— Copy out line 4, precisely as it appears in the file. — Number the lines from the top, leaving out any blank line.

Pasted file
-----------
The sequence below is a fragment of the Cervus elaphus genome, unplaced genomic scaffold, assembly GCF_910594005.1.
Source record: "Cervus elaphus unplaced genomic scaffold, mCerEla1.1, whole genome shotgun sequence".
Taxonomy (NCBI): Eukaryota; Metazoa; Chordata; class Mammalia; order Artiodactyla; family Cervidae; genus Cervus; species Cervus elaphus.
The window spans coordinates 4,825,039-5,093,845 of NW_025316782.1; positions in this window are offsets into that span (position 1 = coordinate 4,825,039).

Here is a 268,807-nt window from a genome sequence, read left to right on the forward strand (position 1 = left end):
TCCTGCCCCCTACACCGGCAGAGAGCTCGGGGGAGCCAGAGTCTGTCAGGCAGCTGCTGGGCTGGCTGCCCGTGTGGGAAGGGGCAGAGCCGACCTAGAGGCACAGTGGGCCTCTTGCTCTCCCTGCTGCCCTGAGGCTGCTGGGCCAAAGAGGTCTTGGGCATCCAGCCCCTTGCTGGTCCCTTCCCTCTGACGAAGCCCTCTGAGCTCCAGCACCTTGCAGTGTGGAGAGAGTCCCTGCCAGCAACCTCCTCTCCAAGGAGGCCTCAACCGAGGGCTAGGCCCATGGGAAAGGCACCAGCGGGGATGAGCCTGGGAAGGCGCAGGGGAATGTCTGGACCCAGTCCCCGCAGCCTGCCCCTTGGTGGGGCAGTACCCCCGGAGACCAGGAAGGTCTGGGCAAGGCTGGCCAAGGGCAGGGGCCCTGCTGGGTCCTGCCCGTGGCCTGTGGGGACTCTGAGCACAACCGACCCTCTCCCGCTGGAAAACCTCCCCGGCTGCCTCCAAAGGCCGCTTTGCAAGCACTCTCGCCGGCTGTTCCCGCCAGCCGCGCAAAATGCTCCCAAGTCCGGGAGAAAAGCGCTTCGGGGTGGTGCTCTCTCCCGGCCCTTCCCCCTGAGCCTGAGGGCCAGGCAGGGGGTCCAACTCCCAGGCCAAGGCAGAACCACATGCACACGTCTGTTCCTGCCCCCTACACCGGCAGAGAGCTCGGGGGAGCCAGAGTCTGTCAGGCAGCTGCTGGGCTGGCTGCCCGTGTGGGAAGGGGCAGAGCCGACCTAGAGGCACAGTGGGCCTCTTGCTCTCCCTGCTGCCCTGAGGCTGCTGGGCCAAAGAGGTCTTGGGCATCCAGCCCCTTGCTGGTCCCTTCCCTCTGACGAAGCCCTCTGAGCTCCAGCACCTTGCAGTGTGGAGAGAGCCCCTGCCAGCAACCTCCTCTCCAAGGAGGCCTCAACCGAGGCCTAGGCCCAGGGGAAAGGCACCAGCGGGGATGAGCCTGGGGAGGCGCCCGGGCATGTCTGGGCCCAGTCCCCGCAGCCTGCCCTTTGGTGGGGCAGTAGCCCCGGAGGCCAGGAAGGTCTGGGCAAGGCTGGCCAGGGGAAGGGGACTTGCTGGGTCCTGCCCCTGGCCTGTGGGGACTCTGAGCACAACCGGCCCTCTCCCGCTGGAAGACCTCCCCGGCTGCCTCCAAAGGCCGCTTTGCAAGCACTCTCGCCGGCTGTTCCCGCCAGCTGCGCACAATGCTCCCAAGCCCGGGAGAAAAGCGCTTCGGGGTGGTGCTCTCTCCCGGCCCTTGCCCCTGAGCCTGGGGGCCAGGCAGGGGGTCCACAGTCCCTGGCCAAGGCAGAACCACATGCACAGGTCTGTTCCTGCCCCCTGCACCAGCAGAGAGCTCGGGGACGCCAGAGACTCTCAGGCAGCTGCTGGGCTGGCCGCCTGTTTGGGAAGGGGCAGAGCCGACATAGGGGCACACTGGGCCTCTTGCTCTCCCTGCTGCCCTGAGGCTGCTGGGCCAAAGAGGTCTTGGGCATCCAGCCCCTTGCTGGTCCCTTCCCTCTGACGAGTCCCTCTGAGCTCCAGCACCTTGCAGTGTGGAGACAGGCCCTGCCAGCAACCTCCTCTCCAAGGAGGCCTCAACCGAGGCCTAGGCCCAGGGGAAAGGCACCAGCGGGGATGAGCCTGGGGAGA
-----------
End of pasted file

The window spans coordinates 4,825,039-5,093,845 of NW_025316782.1; positions in this window are offsets into that span (position 1 = coordinate 4,825,039).